Wild Carrot Seeds
Wild Carrot Seeds
Chemical-free farm-grown Wild Carrot (Daucus carrota) seeds for organic growing.
All seed varieties are grown at our farm, Fireweed, or gathered sustainably from the near by wilds. We gather, process, and package every seed variety we carry ourselves with love and care in small batches. We never purchase seeds from outside sources to resell to you. All of our varieties are open-pollinated, grown without the use of chemicals, hybrid-free and GMO-free.
1 pkg (approx 60-80 seeds)
Wild Carrot, Queen Anne's Lace, Bird's Nest Herb
Umbelliferae (Carrot Family)
Europe and Asia
Wild Carrot can grow anywhere from 1ft to 6ft tall in bloom depending on the site and soil. It blooms ubiquitously in July and August of its second year. It has hairy stem and leaves, resembling those of the domestic carrot, and a delicate lacy green collar around the base of the flower. Once the flowers drop off, and the plant begins to form seeds, the umbel folds up to resemble a shape like a little bird’s nest, or uterus.
Prefers full sun and well drained soil.
Seeds are best direct sown in spring or fall.
Wild Carrot does not require much in the way of maintenance. If you desire large blossoms to use for cut flowers then regular water and fertile soil are recommended.
The biennial plants begin sending up flower stalks in their second year, around mid-July, with the seeds ripening for harvest throughout August. The seed heads can be harvested in ripe green stage and tinctured fresh or dried whole for later use. The flowers are much milder than the seeds and make a lovely addition to teas.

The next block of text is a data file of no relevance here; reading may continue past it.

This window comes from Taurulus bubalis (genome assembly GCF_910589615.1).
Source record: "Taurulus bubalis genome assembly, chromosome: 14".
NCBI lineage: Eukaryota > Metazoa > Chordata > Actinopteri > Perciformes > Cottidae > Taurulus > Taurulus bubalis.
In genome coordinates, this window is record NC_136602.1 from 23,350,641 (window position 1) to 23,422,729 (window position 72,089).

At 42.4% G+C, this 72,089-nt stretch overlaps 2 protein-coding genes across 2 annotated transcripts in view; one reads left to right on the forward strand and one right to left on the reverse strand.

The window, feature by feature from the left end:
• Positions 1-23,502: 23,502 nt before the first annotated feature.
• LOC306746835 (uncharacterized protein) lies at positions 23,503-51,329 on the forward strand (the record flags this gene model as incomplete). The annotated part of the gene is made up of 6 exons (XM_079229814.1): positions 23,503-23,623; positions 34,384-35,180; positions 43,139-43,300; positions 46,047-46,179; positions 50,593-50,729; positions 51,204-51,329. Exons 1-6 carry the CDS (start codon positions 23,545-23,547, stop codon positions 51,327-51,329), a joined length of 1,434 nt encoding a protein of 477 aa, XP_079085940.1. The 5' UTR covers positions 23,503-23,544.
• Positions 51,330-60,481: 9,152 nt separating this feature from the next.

Wild Carrot is the ancestor of our domestic carrot and can be grown and eaten in much the same way. The roots are slender and white and much less sweet than conventionally grown carrots.
The seeds of Wild Carrot are also a yummy and forgotten spice that was popular in cooking in the past. They are carminative, great for relieving bloating and gas, and also for stimulating appetite.
Wild Carrot has an extensive history as a herbal contraceptive dating back to ancient times. The exact mode of action is not known, but it is suggested that it contains analogues to certain human endocrine hormones, which may block the progesterone needed to maintain a pregnancy. It is clear that the volatile oils in the herb are very irritating to the uterine lining and this may by why it appears effective at preventing implantation.
Kind of like the herbal version of a morning after pill, a strong tea or tincture of the seeds can be taken approximately 8-12 hours after intercourse to prevent pregnancy.
Used in many cultures all over the world for thousands of years, the traditional way to administer the herb is to take one teaspoon of Wild Carrot seeds and chew them daily during ovulation. This is continued for up to one week.
The seeds, flowers, and leaves all have a strong diuretic action and are useful for reducing edema, lowering blood pressure, and for the treatment of bladder infections. The seeds can also be taken to expel worms and parasites.
Apothecary Garden, Drought Tolerant, Low Maintenance, Cut Flowers.